Kathleen Donahue Bruyere, Navy Captain Who Won the Right for Women to Serve at Sea, Dies at 76
Kathleen Donahue Bruyere, 76, a trailblazing Navy officer who was named among “Women of the Year” by Time magazine and helped win the right for women to serve at sea, died Sept. 3 at Paradise Valley Hospital in San Diego.
The official cause of death had not been determined, but is expected to be cancer, said Bruyere’s sister, Lucia Donahue O’Dwyer.
A graduate of Chestnut Hill College when it was an all-women’s school, Bruyere “was just very much for women’s rights,” O’Dwyer said. “We lived through the ’60s. It was just extremely important to her.”
So was the military. Born in Norfolk, Virginia, to Army officer Joseph Donahue and Lucille Alessandroni Donahue — a Philadelphia native — Bruyere grew up in a “very patriotic” family that moved frequently due to their father’s reassignments, O’Dwyer said. The eldest of six, Bruyere helped her mother mobilize her siblings to relocate across the U.S. and to Greece and Germany.
“It was difficult,” O’Dwyer said. But it made the siblings — “especially Kathy” — flexible, and immersed them in military life.
“She knew what she wanted to be, and where she wanted to go,” O’Dwyer said.
After attending the former Trenton Catholic High School while her father was stationed at Fort Dix, Bruyere — who completed high school in Germany — went on to Chestnut Hill College. She remained a loyal alumna, returning to give talks and for reunions.
While commuting to the college from Overbrook, where she was staying with her aunt and uncle, Bruyere met Suzanne Stanton Regan, a fellow Chestnut Hill student living with her parents in Havertown. They were fast friends; Bruyere later moved in with Regan and her parents, filling a gap after Regan’s siblings left home.
“She was so outgoing,” Regan said, recalling how quickly Bruyere came to know all of their classmates at Chestnut Hill. “She was not afraid to talk to anybody.”
After graduating in 1966, Bruyere joined the Navy. In 1968, she married naval officer Kellie Byerly. She remained on active duty — “ignoring popular convention,” according to a 1991 Orlando Sentinel article.
She rose in the Navy’s officer ranks, becoming the first female flag secretary, managing staff for an admiral who oversaw nine Pacific training commands, according to the Sentinel.
In 1976, Bruyere — then Kathleen Byerly — was one of 12 women featured on the cover of Time magazine as “Women of the Year,” described by the publication as symbolizing “the new consciousness of women” amid the feminist movement. Then 31, she was featured with women including Billie Jean King and Betty Ford.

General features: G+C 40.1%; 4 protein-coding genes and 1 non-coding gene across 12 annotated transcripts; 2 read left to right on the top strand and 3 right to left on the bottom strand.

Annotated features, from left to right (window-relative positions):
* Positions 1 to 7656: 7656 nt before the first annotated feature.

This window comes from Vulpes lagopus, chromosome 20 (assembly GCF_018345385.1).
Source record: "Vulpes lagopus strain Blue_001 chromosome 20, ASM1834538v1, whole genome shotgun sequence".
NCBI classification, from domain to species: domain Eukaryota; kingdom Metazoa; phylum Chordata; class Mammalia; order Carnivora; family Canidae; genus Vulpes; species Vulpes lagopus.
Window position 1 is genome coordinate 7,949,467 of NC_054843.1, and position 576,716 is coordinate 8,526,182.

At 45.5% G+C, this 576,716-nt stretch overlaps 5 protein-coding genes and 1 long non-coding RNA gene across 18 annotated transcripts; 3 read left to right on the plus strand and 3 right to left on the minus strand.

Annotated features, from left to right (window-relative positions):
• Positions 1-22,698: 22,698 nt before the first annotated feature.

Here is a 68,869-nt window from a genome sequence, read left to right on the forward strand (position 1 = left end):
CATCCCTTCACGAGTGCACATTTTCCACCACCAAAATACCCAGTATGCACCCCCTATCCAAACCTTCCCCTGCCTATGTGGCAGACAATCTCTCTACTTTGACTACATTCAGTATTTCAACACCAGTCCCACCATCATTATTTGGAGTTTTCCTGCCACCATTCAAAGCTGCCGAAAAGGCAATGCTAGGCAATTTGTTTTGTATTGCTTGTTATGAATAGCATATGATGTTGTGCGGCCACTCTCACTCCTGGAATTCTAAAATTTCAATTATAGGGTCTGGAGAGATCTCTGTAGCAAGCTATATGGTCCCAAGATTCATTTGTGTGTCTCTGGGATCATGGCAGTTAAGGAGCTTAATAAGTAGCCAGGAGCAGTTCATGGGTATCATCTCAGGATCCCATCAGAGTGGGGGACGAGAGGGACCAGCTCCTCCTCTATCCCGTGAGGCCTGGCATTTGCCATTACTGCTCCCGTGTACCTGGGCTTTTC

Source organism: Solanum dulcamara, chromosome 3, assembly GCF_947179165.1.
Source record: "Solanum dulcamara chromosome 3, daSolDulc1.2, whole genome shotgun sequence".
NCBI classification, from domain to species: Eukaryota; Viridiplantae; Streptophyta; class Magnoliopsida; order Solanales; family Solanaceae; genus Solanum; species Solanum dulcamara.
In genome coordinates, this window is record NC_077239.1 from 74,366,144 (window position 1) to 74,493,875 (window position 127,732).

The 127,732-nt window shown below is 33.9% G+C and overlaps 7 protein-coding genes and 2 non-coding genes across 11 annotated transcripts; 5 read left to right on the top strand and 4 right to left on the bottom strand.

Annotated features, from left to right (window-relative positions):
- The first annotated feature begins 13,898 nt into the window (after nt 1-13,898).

“She didn’t find out until the magazine came out,” O’Dwyer said, adding that her sister had been one of many interviewees for the piece and “kind of forgot about it.”
She was undaunted in suing the Navy and Defense Department the following year, joining with five other Navy women in arguing that their chances for promotions were limited because they were not allowed to serve on ships. A federal judge in 1978 declared the ban unconstitutional.
She “took a risk,” but “it was very, very important to her,” O’Dwyer said. “She was just going to go for it, no matter what came of it.”
She never went to sea, but she was promoted to captain. Throughout her career, Bruyere continued to address barriers women faced in the Navy, helping conduct a study that opened up 9,000 jobs for women on ships and taking on a new role overseeing women’s policy issues for the service, including the handling of sexual harassment and assault.
“It was hard not to be proud of Kathy. She excelled at everything she did, but in a way that was sweet and kind. … She never let it go to her head,” O’Dwyer said. “She just did her job.”
Kathleen Byerly met Capt. Thomas Bruyere while both were assigned to the Navy recruiting district in New York. During her time stationed in Philadelphia in the 1980s, they hosted chili parties for Army-Navy games at her home in Fairmount. They married in 1988.
She retired from the Navy in 1994. The two lived in Chula Vista, California, where Bruyere cared for her husband for 15 years while he lived with Parkinson’s disease. His death in 2009 didn’t end her involvement on the board of the Parkinson’s Association of San Diego, or with support groups for families impacted by Parkinson’s and Alzheimer’s disease, which had afflicted both her parents.
Even in retirement, “I could never find her at home,” O’Dwyer said. Her sister “wouldn’t get bored, that’s for sure.”
Bruyere had been sick since July with cancer in her brain and other parts of her body, O’Dwyer said. Even while hospitalized, she continued to run support group meetings on Zoom, her sister said.
In addition to her sister, Bruyere is survived by brothers Joseph, Paul, Timothy and Matthew Donahue; stepsons Brett, Trent and TJ Bruyere, and 10 grandchildren. Her former husband Kellie Byerly died in 2018.
Burial with military honors will be in Miramar National Cemetery, San Diego.
This article was written by Maddie Hanna from The Philadelphia Inquirer and was legally licensed via the Tribune Content Agency through the Industry Dive publisher network. Please direct all licensing questions to firstname.lastname@example.org.
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